[ANN] Looking for folks to help with a collaborative Ruby blog


G

Gregory Brown

[I've been having RubyTalk issue, so I'm reposting this. Apologies if
it shows up N-times]

Hi folks,

A while ago I registered rubybestpractices.com, but I'd like to do
more with it than just redirect to a ordering page for my book.

I am trying to get together some volunteers (maybe 5 or 6) to work on
a collaborative, themed Ruby blog with me. If you're interested,
read on.

== Background ==

Over the last several years, I posted frequently on the O'Reilly Ruby
blog, because I believed in the idea. The original plan was to pick
10 or so community active Rubyists and have them blog in the same
place to pool readership and give visitors a chance to see Ruby
through a diverse set of eyes. However, that blog ended up having
all sorts of problems, most of which I won't get into here. But one
underlying issue that I think was a major problem was a lack of
control given to individual blog authors.

== Ideas ==

So now, I'd like to start a "Ruby Best Practices" blog, but I feel
it'd be a bit pretentious if I was posting alone. I am looking for a
few folks who are interested in joining up to help out as
collaborators. This project is very much still in its early stages,
but I want to allow the folks who join the effort to help me form the
overall vision for the blog. Here are some of my initial ideas:

* Aside from being hosted on the same domain as the website for my
book, the blog will remain free of advertising

* Individual authors should get a lot of control, able to freely
modify their own about page, having an author specific RSS feed, no
moderation, etc.

* The focus will be on a "Best Practices" theme, but only loosely. I
want the blog to be code heavy and do source diving into open source
projects frequently. The theme is more on practical but beautiful
Ruby code cooked up in our own projects, and seen in the wild. The
target audience will be fairly wide, but our goal should be to show
the competent but unenlightened programmer how to hack like a Ruby
pro.

* After the initial group of folks are selected for this blog, new
members will not be added without the overall consensus of the group.
This means that dilution (both in content and overall 'feel') is not
something we'll need to worry about.

* We will use an open source, hackable blog engine so that when we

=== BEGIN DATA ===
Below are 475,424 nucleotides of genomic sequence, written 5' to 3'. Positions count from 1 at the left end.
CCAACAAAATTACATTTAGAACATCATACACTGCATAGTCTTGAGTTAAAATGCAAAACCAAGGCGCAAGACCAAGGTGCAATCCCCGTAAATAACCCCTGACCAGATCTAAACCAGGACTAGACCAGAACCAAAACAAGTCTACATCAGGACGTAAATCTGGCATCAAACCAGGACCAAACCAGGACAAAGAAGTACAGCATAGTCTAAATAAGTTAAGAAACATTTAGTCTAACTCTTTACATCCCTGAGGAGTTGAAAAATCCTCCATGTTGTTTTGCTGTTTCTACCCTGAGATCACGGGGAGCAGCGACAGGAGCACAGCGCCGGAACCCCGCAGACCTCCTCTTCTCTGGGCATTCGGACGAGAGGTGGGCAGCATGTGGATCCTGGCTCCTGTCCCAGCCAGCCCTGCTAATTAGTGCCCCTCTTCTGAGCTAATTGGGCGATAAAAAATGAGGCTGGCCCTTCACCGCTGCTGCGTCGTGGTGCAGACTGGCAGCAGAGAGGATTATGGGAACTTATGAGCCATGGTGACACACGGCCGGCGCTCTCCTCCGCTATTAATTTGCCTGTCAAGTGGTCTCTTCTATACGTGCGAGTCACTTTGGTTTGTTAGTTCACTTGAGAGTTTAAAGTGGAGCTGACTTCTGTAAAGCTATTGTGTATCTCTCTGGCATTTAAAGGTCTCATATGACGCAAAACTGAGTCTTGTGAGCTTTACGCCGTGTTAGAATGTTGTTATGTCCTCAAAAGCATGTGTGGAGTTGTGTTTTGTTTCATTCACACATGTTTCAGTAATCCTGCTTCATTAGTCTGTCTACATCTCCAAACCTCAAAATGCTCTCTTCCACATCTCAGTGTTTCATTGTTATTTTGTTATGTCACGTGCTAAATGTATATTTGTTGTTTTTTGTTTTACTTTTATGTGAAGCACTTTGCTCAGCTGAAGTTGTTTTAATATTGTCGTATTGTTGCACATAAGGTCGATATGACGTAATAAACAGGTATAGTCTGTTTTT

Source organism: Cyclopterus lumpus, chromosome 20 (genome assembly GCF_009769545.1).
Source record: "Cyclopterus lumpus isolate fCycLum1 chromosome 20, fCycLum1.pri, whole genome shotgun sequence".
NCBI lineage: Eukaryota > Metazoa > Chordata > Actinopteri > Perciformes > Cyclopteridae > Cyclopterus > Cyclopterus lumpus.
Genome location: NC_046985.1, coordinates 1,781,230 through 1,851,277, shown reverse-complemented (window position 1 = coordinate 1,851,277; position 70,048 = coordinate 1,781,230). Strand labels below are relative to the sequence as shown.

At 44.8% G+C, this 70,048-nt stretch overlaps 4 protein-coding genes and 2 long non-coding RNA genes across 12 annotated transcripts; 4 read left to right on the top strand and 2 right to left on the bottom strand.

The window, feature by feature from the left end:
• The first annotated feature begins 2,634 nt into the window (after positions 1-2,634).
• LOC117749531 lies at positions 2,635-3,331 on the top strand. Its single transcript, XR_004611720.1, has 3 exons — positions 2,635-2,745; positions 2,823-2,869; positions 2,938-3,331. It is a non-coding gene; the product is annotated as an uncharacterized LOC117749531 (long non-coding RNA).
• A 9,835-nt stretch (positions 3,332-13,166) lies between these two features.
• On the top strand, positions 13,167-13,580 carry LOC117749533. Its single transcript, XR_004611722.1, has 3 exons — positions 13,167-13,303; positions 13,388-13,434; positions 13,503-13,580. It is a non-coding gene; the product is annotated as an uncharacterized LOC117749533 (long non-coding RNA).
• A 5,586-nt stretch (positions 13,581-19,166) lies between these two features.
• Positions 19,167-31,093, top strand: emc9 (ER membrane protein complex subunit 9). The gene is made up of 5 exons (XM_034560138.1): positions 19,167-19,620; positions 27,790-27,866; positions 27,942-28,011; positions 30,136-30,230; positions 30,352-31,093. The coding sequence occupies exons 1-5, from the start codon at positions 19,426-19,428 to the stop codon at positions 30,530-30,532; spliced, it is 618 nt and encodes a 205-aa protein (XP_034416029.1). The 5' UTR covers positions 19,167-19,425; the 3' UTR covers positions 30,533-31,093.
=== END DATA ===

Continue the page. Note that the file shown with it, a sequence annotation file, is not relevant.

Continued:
want new glittering features, we can just add them.

== What's in it for you? ==

I don't want to oversell the benefits of this project. Mostly, if
you've wanted to participate in a collaborative Ruby blog with other
hackers from the community in a place that might eventually see a lot
of traffic, this might be a good opportunity.

In all likelihood, you won't make money from this directly. I can't
pay you for your work, and I don't want to turn the blog into an
advertising sink hole. We might think of clever ways to monetize
this down the line, but that is not the goal at all. The goal is to
build a kick-ass resource for Rubyists with a focus on well written,
interesting content.

So the major gain is the network effect of doing this together.
You'll be given a ton of freedom as to what you can post, and your
individual identity will be highlighted throughout the blog, allowing
readers to easily get direct access to your content. You'll also be
able to help shape the overall vision of things, so it'll feel less
like you're playing in someone else's ballpark.

== Who am I looking for? ==

What I'd like to see is a group with some diversity, but with the
common ideal of preserving "Old School" Ruby ideas while remaining
progressive in the post-Rails world. You don't necessarily need to
be internet famous, and you don't need to be a rock star. However,
since this blog will be aimed at curating what we see as some of the
"Best Of" Ruby techniques and practices, I'm looking for people with a
decent amount of experience.

Here are some of the qualifications I've come up with:

* You know enough cool stuff about Ruby that not just our readers
will learn, but that each of the bloggers involved in this project
will learn from each other as well.

* You're a skilled writer, not just a great hacker. This doesn't
mean you'll need to be an essayist, but you should be able to
communicate clearly.

* You're community active in some way, either through hacking on
open source code, answering questions on mailing lists, or blogging
elsewhere.

* You're willing to write at least one substantive post a month,
ideally posting at least once every week or two.

* You might be controversial at times, but you're not a jerk. You
know what MINASWAN is, and follow it when you can.

* You are interesting. I'll leave that one completely open ended,
but note that I don't want posts like "7 great Rails pluginz"

Maybe this sets the bar a bit high, but I'm convinced that something
really good could come out of a few like-minded folks working together
on this.

== Interested? ==

If you have general questions / comments, please feel free to discuss
them here. I'll do my best to make this as transparent a process as
possible.

If you'd like to volunteer to work on this with me, send me a direct
email letting me know why you think you're a good fit for this
project. A paragraph or two of introduction would be fine, followed
by links to Github, RubyForge, various mailing lists, blogs, and other
places where you've made useful contributions to the community.

I'll give folks a week to decide if this is interesting, and pick my
group some time on April 4th. We'll then get together and plan
collaboratively how this project should work.

-greg
 
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